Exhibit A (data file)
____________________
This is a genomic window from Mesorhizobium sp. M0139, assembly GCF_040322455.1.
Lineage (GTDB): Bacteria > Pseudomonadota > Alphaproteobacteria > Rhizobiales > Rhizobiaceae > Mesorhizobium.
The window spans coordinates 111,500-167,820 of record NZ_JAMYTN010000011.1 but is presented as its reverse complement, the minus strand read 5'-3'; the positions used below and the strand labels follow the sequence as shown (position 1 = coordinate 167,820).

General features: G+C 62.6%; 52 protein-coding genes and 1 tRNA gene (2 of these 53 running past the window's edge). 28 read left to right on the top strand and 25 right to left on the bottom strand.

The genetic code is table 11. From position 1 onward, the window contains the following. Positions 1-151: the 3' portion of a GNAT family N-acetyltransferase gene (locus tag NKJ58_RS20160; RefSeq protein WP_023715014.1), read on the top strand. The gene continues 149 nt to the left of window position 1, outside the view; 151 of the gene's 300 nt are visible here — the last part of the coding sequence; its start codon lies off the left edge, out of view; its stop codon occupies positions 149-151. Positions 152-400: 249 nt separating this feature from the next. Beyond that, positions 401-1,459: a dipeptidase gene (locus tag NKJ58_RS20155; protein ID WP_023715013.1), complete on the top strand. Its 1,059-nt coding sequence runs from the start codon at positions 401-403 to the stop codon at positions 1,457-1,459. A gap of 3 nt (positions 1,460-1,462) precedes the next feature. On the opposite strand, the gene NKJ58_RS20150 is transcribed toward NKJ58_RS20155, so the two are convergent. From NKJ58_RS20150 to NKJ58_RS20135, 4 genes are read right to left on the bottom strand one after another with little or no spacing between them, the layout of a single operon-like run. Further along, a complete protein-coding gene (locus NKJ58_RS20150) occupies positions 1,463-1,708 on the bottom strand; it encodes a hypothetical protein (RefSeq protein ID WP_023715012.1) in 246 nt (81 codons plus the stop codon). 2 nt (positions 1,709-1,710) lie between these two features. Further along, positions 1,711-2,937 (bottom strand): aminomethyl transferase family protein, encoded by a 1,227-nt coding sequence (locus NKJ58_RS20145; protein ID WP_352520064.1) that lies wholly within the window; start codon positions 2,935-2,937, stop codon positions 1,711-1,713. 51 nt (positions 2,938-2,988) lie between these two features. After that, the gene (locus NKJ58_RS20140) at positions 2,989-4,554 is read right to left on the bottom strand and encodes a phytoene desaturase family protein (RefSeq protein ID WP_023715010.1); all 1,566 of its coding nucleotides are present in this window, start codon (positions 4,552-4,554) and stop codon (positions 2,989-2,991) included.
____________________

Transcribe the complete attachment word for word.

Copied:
This is a genomic window from Mesorhizobium sp. M0139, assembly GCF_040322455.1.
Lineage (GTDB): Bacteria > Pseudomonadota > Alphaproteobacteria > Rhizobiales > Rhizobiaceae > Mesorhizobium.
The window spans coordinates 111,500-167,820 of record NZ_JAMYTN010000011.1 but is presented as its reverse complement, the minus strand read 5'-3'; the positions used below and the strand labels follow the sequence as shown (position 1 = coordinate 167,820).

General features: G+C 62.6%; 52 protein-coding genes and 1 tRNA gene (2 of these 53 running past the window's edge). 28 read left to right on the top strand and 25 right to left on the bottom strand.

The genetic code is table 11. From position 1 onward, the window contains the following. Positions 1-151: the 3' portion of a GNAT family N-acetyltransferase gene (locus tag NKJ58_RS20160; RefSeq protein WP_023715014.1), read on the top strand. The gene continues 149 nt to the left of window position 1, outside the view; 151 of the gene's 300 nt are visible here — the last part of the coding sequence; its start codon lies off the left edge, out of view; its stop codon occupies positions 149-151. Positions 152-400: 249 nt separating this feature from the next. Beyond that, positions 401-1,459: a dipeptidase gene (locus tag NKJ58_RS20155; protein ID WP_023715013.1), complete on the top strand. Its 1,059-nt coding sequence runs from the start codon at positions 401-403 to the stop codon at positions 1,457-1,459. A gap of 3 nt (positions 1,460-1,462) precedes the next feature. On the opposite strand, the gene NKJ58_RS20150 is transcribed toward NKJ58_RS20155, so the two are convergent. From NKJ58_RS20150 to NKJ58_RS20135, 4 genes are read right to left on the bottom strand one after another with little or no spacing between them, the layout of a single operon-like run. Further along, a complete protein-coding gene (locus NKJ58_RS20150) occupies positions 1,463-1,708 on the bottom strand; it encodes a hypothetical protein (RefSeq protein ID WP_023715012.1) in 246 nt (81 codons plus the stop codon). 2 nt (positions 1,709-1,710) lie between these two features. Further along, positions 1,711-2,937 (bottom strand): aminomethyl transferase family protein, encoded by a 1,227-nt coding sequence (locus NKJ58_RS20145; protein ID WP_352520064.1) that lies wholly within the window; start codon positions 2,935-2,937, stop codon positions 1,711-1,713. 51 nt (positions 2,938-2,988) lie between these two features. After that, the gene (locus NKJ58_RS20140) at positions 2,989-4,554 is read right to left on the bottom strand and encodes a phytoene desaturase family protein (RefSeq protein ID WP_023715010.1); all 1,566 of its coding nucleotides are present in this window, start codon (positions 4,552-4,554) and stop codon (positions 2,989-2,991) included.